capital or even the office buildings, but certainly in regard for how they approach members. at times we have had members who have been impeded from getting to their destinations because of the level of congestion, and certainly the degree of pursuit that they have experienced. again, we are just trying to find that balance point. this was something i think that kind of got out of hand temporarily, but quickly saught once wevel of composure were able to have a dialogue with the right folks. again, i think the media can help us out with this. >> just to confirm, so, the policy has not changed. no, they basically went back to the existing policies and the rules committee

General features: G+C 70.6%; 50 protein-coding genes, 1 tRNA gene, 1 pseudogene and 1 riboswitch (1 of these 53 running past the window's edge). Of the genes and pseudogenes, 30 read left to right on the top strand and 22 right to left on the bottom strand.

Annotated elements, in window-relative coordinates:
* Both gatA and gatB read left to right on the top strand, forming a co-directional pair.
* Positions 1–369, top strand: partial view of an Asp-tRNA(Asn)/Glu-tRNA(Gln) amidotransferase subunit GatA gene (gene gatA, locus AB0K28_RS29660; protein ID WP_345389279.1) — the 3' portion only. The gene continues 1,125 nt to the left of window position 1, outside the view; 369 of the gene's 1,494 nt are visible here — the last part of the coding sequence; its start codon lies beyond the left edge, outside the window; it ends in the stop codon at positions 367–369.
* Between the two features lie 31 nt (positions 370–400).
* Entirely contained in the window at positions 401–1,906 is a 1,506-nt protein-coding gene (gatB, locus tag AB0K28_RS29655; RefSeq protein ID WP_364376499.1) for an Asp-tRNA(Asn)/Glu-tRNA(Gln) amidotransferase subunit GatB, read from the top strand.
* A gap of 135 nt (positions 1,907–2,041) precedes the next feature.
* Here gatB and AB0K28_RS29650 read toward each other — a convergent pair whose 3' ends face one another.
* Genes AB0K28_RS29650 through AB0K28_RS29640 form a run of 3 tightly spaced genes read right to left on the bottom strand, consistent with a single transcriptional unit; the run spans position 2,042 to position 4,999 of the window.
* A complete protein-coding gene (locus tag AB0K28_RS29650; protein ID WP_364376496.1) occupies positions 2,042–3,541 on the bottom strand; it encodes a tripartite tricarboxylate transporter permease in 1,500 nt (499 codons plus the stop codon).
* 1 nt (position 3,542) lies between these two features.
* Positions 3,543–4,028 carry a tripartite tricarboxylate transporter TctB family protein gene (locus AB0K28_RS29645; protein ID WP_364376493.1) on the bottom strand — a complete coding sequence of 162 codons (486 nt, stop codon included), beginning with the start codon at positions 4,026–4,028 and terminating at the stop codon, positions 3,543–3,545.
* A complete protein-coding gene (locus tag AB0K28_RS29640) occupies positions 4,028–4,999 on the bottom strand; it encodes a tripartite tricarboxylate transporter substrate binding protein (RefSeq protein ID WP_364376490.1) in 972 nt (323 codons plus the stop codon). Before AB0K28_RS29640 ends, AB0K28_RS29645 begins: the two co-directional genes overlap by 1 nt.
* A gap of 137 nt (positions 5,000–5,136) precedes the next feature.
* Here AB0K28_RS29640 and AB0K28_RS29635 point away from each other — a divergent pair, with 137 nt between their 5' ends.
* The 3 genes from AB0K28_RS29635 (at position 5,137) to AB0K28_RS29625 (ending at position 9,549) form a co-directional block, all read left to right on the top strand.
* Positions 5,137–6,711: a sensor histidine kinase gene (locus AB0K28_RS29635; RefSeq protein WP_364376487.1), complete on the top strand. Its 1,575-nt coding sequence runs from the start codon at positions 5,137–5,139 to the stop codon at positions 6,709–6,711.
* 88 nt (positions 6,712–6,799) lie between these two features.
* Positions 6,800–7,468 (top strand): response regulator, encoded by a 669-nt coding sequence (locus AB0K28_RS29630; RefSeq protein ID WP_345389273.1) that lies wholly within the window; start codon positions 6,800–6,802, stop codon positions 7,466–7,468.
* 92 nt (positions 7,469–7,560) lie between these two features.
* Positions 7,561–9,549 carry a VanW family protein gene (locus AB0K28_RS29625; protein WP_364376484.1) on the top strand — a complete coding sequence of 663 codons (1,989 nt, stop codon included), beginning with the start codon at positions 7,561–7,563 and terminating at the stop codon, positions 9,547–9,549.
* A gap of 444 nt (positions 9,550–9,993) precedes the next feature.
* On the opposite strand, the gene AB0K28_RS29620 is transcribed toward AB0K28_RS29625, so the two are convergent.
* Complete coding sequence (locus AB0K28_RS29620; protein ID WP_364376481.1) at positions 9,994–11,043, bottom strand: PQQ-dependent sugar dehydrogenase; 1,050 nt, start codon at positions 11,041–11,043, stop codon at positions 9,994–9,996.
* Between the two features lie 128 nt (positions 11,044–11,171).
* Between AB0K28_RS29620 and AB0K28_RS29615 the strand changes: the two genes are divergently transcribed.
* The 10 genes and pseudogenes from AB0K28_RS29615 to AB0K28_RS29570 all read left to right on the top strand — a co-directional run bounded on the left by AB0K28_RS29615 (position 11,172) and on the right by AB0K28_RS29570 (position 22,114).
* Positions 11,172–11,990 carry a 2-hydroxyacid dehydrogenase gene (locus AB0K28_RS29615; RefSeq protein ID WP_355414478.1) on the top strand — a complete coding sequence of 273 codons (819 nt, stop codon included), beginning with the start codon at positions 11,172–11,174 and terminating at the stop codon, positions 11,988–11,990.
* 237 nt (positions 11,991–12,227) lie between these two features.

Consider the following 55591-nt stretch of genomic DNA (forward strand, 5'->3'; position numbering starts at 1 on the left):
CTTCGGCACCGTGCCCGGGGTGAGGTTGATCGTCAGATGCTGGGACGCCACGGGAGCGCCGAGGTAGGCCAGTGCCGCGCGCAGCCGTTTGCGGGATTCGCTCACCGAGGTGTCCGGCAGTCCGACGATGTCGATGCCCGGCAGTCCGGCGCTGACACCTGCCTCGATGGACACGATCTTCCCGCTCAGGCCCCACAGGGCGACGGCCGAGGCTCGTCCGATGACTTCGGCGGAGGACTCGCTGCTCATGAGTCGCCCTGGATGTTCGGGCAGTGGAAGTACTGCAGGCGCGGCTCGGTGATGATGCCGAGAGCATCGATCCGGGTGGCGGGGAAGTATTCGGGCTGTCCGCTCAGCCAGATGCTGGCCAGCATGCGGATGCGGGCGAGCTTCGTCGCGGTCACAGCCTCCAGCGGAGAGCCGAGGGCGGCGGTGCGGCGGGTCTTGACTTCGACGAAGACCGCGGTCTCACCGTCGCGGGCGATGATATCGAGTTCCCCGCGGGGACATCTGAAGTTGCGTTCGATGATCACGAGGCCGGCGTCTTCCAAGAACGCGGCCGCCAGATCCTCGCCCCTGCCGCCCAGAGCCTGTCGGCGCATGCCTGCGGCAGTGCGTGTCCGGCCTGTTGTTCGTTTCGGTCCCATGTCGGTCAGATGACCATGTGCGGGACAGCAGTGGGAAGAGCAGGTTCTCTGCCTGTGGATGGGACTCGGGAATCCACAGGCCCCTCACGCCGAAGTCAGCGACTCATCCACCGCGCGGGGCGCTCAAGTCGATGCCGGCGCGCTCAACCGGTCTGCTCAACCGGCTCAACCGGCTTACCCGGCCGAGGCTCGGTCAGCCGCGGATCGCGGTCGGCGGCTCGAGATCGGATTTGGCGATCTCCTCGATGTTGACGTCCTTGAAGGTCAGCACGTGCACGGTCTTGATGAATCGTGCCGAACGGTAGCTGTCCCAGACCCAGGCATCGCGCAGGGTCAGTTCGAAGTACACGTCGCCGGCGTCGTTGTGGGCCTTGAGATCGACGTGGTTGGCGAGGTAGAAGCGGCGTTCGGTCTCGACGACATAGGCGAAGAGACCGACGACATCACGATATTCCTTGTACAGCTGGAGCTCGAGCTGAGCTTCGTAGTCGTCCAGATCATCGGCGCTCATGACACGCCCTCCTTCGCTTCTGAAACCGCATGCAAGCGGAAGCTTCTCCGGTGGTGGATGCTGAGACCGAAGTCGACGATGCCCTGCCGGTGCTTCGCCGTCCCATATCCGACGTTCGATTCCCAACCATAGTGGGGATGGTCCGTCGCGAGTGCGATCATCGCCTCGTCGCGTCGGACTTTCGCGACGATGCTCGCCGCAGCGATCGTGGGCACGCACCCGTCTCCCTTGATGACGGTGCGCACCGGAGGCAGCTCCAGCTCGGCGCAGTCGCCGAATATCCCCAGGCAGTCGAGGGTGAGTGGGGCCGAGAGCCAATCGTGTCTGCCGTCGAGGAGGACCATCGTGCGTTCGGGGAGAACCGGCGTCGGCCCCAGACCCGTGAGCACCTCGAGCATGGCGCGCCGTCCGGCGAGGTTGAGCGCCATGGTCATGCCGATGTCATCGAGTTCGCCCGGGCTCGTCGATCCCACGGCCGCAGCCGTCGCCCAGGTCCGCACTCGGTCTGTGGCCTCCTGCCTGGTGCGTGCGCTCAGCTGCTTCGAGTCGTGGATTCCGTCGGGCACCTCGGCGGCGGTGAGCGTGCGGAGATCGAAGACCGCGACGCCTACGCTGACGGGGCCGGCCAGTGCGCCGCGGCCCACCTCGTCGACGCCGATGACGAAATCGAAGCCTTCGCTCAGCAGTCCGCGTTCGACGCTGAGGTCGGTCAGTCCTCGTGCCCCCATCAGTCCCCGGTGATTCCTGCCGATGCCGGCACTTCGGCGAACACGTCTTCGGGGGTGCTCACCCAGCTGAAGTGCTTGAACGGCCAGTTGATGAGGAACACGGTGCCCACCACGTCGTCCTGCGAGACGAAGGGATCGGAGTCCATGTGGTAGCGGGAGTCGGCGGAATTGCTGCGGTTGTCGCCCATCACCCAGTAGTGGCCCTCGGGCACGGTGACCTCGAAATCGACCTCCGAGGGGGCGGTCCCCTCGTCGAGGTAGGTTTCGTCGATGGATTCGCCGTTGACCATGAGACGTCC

chose to eliminate them. >> thank you very much. mr. chairman. >> senator kennedy. >> gentlemen, i think i have maybe one or two questions. i want to thank you both for your service. mr. larkin, according -- what did the original directive say? you indicated there was confusion about it? mr. larkin: i believe the initial incident was regarding camera locations. that there was a camera team in an inappropriate location. it, ily, as i looked at think that over the years and with the change of personnel, not only on the media side but other parts of this institution,